Enhancing Care for Children with Asthma



Kathleen Moseley RN, MS, AE-C
Program Manager
American Lung Association in New Mexico
5911 Jefferson NE
Albuquerque, NM 87109

Enhancing Care for Children with Asthma is a system change project utilizing a collaborative approach to implement new systems that support and sustain the adherence to the National Heart, Lung, and Blood Institute (NHLBI) asthma guidelines in partnering clinics. HCSC, operator of Blue Cross and Blue Shield (BC & BS) plans in Illinois, Oklahoma, New Mexico, and Texas, will partner with ALAUM to provide training and support to five clinics per year in each of the four states that serve high-risk populations. The partnership will support the salary of one manager or coach to work with five clinics per year for three years.

Asthma & Influenza

Influenza, or Flu, is a serious respiratory illness. It is easily spread from person to person and can lead to severe complications, even death. We ALL are at risk for getting and spreading the flu. Having the flu may keep you home from work or school. If you have asthma or other lung diseases, you are at higher risk of developing complications from the flu. Health officials recommend that everyone six months of age and older receive an influenza vaccination each and every year. Most likely, this includes you and your entire family.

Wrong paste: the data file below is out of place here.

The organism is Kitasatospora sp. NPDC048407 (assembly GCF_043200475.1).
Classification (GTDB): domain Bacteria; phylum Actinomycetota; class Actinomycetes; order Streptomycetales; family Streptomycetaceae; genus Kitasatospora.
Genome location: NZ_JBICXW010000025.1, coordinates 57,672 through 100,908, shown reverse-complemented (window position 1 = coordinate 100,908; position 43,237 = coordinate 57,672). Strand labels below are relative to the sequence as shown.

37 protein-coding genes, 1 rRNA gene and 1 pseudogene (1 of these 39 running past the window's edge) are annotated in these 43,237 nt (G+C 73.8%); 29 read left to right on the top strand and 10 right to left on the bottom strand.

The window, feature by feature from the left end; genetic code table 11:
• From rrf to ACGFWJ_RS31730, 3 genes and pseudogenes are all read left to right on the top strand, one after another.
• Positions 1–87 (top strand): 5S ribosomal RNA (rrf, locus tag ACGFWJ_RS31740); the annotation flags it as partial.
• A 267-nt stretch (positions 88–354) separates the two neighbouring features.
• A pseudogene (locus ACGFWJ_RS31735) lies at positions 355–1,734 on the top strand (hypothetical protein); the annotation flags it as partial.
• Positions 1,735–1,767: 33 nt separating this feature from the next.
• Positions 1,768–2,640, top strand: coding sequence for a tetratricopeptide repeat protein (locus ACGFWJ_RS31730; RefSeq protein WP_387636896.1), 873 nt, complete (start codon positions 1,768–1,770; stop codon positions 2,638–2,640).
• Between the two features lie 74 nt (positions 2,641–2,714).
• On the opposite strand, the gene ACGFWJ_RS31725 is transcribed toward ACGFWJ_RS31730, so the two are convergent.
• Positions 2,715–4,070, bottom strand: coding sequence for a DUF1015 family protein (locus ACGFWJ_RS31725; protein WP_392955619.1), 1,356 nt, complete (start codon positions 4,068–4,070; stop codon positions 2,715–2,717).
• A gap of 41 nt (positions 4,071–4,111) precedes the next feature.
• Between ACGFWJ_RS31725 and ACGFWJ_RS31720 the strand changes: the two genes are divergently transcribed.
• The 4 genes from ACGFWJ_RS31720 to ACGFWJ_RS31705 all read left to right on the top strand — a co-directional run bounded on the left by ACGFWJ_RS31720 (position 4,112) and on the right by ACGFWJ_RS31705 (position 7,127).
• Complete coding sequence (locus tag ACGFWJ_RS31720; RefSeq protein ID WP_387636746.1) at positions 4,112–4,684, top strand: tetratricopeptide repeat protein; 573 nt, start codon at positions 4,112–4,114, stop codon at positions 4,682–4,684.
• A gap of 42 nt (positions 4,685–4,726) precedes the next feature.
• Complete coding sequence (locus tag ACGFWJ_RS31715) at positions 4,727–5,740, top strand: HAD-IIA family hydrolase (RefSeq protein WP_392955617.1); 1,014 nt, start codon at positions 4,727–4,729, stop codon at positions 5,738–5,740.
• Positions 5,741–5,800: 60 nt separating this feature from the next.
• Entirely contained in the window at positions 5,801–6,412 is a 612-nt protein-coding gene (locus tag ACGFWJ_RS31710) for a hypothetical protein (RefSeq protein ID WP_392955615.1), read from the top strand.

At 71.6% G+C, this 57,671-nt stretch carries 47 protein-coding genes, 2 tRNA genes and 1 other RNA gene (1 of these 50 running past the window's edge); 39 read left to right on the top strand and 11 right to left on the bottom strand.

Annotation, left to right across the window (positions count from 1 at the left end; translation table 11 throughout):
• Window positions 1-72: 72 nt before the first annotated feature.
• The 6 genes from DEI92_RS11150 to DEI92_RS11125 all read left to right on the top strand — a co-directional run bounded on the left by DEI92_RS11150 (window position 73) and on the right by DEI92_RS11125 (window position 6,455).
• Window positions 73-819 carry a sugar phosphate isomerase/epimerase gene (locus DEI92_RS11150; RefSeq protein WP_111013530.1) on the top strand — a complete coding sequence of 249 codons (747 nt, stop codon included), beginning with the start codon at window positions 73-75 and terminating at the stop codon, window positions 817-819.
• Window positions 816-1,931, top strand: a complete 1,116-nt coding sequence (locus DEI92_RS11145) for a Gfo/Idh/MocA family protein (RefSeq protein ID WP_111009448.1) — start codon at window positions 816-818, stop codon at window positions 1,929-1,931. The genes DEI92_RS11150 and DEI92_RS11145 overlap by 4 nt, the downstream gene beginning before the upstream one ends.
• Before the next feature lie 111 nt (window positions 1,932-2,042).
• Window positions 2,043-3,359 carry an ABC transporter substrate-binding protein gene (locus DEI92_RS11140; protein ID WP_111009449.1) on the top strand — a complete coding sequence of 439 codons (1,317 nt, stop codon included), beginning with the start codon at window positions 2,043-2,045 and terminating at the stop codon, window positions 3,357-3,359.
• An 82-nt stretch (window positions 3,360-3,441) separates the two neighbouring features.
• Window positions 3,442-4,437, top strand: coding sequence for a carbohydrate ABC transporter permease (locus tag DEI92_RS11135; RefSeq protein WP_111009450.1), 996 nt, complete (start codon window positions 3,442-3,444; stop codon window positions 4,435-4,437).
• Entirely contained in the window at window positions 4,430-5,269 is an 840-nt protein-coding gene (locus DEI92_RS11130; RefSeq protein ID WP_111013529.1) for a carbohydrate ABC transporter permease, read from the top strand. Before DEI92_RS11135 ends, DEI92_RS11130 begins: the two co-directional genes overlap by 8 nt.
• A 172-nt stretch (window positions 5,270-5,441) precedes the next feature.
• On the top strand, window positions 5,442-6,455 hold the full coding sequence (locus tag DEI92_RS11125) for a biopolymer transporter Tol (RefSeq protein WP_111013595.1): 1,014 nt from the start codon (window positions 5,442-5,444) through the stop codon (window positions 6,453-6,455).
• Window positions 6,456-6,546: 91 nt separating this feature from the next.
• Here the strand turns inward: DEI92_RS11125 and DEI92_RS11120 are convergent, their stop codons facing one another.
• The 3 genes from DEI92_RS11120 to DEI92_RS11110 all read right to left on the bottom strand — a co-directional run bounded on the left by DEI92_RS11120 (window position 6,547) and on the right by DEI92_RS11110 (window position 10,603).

How do I Prevent Getting Influenza? 

Get a Flu Vaccine each year 

The best way to prevent influenza is to get a flu vaccine every year. The influenza virus is constantly changing. Each year, scientists work together to identify the virus strains that they believe will cause the most illness, and a new vaccine is made based on their recommendations.

Health experts especially recommend that the following people get the seasonal vaccine each year: 

Children aged 6 months up to their 19th birthday 

  • Pregnant women 
  • People 50 years of age and older 
  • People asthma and other chronic lung disease 
  • People who live with or care for those at high risk for complications from flu, including health care workers, household contacts of persons at high risk for complications from the flu, and caregivers of children less than 6 months of age who are too young to be vaccinated 

There are two vaccine options available in the United States. 

1. The flu shot. The viruses in the flu shot are inactivated, which means that someone receiving the vaccine cannot get influenza from the flu shot. The exposure to the inactivated influenza virus helps our bodies develop protection by producing antibodies. After you receive the flu shot it usually takes about two weeks for the body to develop immunity to influenza. 

  • An American Lung Association study showed that the flu shot is safe for people with asthma. 
  • The flu shot is covered by Medicare and other health insurance 
  • Most people experience little or no reaction to the flu shot. The most common side effect is a swollen, red, tender area where the vaccination is given 

2. FluMist. FluMist is a nasal spray approved to protect people from getting the flu. The nasal spray is made from live but weakened virus strains. FluMist is only approved by the FDA for healthy people ages 2-49. It has not been proven safe for high risk populations including people with asthma and COPD; these individuals should receive a flu shot. 

Practice Good Health Habits